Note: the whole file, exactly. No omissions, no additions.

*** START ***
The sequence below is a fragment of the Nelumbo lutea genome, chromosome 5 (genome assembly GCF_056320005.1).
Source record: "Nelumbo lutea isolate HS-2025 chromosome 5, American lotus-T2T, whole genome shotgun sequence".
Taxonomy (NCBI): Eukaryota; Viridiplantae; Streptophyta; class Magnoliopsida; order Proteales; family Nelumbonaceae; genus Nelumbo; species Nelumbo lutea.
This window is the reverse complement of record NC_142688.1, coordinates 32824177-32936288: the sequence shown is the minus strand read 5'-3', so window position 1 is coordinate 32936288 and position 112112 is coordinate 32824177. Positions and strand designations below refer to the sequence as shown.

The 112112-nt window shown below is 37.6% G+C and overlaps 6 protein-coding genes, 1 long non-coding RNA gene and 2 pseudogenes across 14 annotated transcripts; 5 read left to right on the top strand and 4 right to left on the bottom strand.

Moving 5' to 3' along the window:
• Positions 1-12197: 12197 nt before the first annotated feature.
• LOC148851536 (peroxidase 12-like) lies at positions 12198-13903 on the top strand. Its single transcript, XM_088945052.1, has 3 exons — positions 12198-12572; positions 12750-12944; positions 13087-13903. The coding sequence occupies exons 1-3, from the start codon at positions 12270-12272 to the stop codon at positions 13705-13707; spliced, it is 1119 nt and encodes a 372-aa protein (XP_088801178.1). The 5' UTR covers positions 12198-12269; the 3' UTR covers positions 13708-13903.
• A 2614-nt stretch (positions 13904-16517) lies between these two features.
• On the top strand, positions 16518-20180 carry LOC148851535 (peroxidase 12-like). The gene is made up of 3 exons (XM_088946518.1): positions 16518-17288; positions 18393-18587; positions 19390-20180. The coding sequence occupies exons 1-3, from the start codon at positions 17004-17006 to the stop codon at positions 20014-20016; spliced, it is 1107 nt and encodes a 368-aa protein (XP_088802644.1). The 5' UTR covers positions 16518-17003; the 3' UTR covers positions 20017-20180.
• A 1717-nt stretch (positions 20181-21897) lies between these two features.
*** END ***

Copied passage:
The sequence below is a fragment of the Nelumbo lutea genome, chromosome 5 (genome assembly GCF_056320005.1).
Source record: "Nelumbo lutea isolate HS-2025 chromosome 5, American lotus-T2T, whole genome shotgun sequence".
Taxonomy (NCBI): Eukaryota; Viridiplantae; Streptophyta; class Magnoliopsida; order Proteales; family Nelumbonaceae; genus Nelumbo; species Nelumbo lutea.
This window is the reverse complement of record NC_142688.1, coordinates 32824177-32936288: the sequence shown is the minus strand read 5'-3', so window position 1 is coordinate 32936288 and position 112112 is coordinate 32824177. Positions and strand designations below refer to the sequence as shown.

The 112112-nt window shown below is 37.6% G+C and overlaps 6 protein-coding genes, 1 long non-coding RNA gene and 2 pseudogenes across 14 annotated transcripts; 5 read left to right on the top strand and 4 right to left on the bottom strand.

Moving 5' to 3' along the window:
• Positions 1-12197: 12197 nt before the first annotated feature.
• LOC148851536 (peroxidase 12-like) lies at positions 12198-13903 on the top strand. Its single transcript, XM_088945052.1, has 3 exons — positions 12198-12572; positions 12750-12944; positions 13087-13903. The coding sequence occupies exons 1-3, from the start codon at positions 12270-12272 to the stop codon at positions 13705-13707; spliced, it is 1119 nt and encodes a 372-aa protein (XP_088801178.1). The 5' UTR covers positions 12198-12269; the 3' UTR covers positions 13708-13903.
• A 2614-nt stretch (positions 13904-16517) lies between these two features.
• On the top strand, positions 16518-20180 carry LOC148851535 (peroxidase 12-like). The gene is made up of 3 exons (XM_088946518.1): positions 16518-17288; positions 18393-18587; positions 19390-20180. The coding sequence occupies exons 1-3, from the start codon at positions 17004-17006 to the stop codon at positions 20014-20016; spliced, it is 1107 nt and encodes a 368-aa protein (XP_088802644.1). The 5' UTR covers positions 16518-17003; the 3' UTR covers positions 20017-20180.
• A 1717-nt stretch (positions 20181-21897) lies between these two features.